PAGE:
The Dodd-Frank Wall Street Reform and Consumer
Protection Act (Dodd-Frank Act) contains a requirement that the Consumer
Financial Protection Bureau (CFPB), author of many of the rules under the act, publish
an assessment of its “significant rules and orders” within five years of their
effective date. Among the rules that
CFPB has determined to fit that category are the Ability-to-Repay/Qualified
Mortgage (ATR/QM) Rule and the Real Estate Settlement Procedures Act (RESPA)
Mortgage Servicing Rule. Both came into effect
in January 2014 and assessment of both were published this week.
What follows is a summary of the assessment of the
Ability-to-Repay/Qualified Mortgage (ATR/QM) Rule. A summary of the RESPA Servicing rule will
follow at a later date.
The ATR/QM assessment looks at four broad categories; whether
the rule is effective in assuring the ability to repay, its impact on access to
credit and restricting undesirable loans, creditor cost and the costs of credit,
and effects on market structure. It does
not include any cost-benefit analysis.
It also does not address the necessity of the requirement or alternate
ways Congress might have responded to the housing crisis.
The key requirement of the Rule is that lenders make a
reasonable and good faith determination that the consumer has a reasonable ability
to repay before issuing a mortgage loan and defines certain factors a lender
must consider in making that decision.
Lenders who do not comply can be liable for damages under the Truth-in-Lending-Act
The Rule defines a QM as fully amortizing with a term
no greater than 30 years. Except for small loans, the sum of points and fees
cannot exceed 3 percent of the loan and a borrower’s debt-to-income (DTI) level
is capped at 43 percent. The Rule
creates a Temporary GSE QM which will expire in January 2021 qualifies as QM most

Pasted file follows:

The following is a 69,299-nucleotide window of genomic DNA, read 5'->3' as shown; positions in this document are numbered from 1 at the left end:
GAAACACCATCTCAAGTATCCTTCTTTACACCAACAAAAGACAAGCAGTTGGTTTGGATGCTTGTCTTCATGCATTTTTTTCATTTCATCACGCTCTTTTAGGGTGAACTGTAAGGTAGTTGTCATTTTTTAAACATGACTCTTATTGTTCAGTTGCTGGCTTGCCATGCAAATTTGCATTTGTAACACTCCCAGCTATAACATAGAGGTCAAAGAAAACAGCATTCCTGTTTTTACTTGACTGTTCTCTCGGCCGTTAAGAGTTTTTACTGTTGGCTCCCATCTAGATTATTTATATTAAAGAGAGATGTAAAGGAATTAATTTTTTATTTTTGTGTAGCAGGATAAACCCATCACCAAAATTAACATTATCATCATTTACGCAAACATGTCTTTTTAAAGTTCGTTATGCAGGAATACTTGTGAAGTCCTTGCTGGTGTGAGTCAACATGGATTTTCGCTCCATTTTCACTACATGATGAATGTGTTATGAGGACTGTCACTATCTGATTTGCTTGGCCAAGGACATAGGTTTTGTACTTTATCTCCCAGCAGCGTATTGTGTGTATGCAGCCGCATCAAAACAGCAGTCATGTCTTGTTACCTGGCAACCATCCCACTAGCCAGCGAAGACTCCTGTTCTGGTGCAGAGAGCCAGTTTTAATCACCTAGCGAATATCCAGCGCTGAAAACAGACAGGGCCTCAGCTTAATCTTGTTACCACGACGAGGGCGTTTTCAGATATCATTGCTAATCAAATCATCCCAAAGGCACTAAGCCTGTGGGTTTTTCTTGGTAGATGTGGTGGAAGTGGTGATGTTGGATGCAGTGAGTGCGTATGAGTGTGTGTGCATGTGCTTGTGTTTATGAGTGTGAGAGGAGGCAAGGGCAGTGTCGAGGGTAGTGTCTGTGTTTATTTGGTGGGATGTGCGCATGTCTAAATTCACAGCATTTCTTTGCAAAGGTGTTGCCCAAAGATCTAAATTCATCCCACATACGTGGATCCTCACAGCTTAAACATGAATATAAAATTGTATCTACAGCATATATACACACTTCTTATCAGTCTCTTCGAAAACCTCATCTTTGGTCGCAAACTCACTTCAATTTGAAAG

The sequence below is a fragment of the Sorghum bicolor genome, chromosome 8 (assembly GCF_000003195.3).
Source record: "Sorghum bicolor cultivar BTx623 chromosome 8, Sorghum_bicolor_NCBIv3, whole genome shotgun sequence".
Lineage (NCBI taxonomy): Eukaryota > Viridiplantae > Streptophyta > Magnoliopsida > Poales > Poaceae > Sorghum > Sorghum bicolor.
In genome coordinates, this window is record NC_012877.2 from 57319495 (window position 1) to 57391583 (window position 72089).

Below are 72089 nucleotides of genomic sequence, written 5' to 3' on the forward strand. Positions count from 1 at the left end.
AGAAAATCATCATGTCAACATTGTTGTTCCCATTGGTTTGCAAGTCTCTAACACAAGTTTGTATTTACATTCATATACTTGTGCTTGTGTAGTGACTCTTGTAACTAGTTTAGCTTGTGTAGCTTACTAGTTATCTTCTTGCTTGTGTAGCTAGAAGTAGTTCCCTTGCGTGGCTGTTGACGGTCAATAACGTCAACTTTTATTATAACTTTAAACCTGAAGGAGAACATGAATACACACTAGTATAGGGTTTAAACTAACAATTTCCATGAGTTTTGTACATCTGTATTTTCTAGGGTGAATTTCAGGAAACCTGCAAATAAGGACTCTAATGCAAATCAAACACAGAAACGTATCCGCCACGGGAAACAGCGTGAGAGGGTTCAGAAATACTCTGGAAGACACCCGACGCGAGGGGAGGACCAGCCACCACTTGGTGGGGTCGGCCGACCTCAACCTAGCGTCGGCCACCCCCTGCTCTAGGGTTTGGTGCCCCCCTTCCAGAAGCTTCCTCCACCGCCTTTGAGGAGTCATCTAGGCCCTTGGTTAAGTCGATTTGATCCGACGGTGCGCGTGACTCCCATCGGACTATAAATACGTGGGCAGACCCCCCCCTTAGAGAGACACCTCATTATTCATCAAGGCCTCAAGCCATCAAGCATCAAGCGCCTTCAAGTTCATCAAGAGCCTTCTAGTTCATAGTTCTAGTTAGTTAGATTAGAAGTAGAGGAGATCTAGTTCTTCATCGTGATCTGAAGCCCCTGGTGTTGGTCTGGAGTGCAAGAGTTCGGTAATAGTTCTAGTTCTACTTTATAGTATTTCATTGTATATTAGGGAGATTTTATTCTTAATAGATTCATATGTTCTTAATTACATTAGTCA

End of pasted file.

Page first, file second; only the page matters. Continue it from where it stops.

loans eligible for purchase by Fannie Mae or Freddie Mac (the GSEs).
A QM loan is presumed to satisfy the ATR requirement,
providing a “safe harbor” for the lender. A borrower with a “high cost” loan is
given an opportunity to rebut the safe harbor assertion.
Ability to Repay
The assessment says that approximately 50 to 60
percent of mortgages originated between 2005 and 2007 which were foreclosed
within their first two years had features that the ATR/QM rule restricts; i.e. initial
low rates that reset higher or with limited or no documentation. Loans with
these features had largely disappeared before the rule was adopted and today
appear restricted to a few highly credit-worthy borrowers.
High DTIs are historically associated with higher
levels of delinquency. These are now
constrained from returning to crisis-era levels by a combination of the ATR
requirement and GSE underwriting rules.
Currently a DTI limit of 45 percent applies to most loans and only 5 to
8 percent of conventional purchase mortgages exceed that level compared to about
one-quarter of loans originated in 2005-2007.
CFPB looked at a sample of loans that become
delinquent with two years of origination and found the ATR rule was not
generally associated with improvements in performance. This, they say, is due
to historically low delinquency rates on loans originated in the tight credit
environment immediately preceding the rule. The rate for non-QM loans with DTIs
over 43 percent remained steady at 0.6 percent; the rates of GSE loans with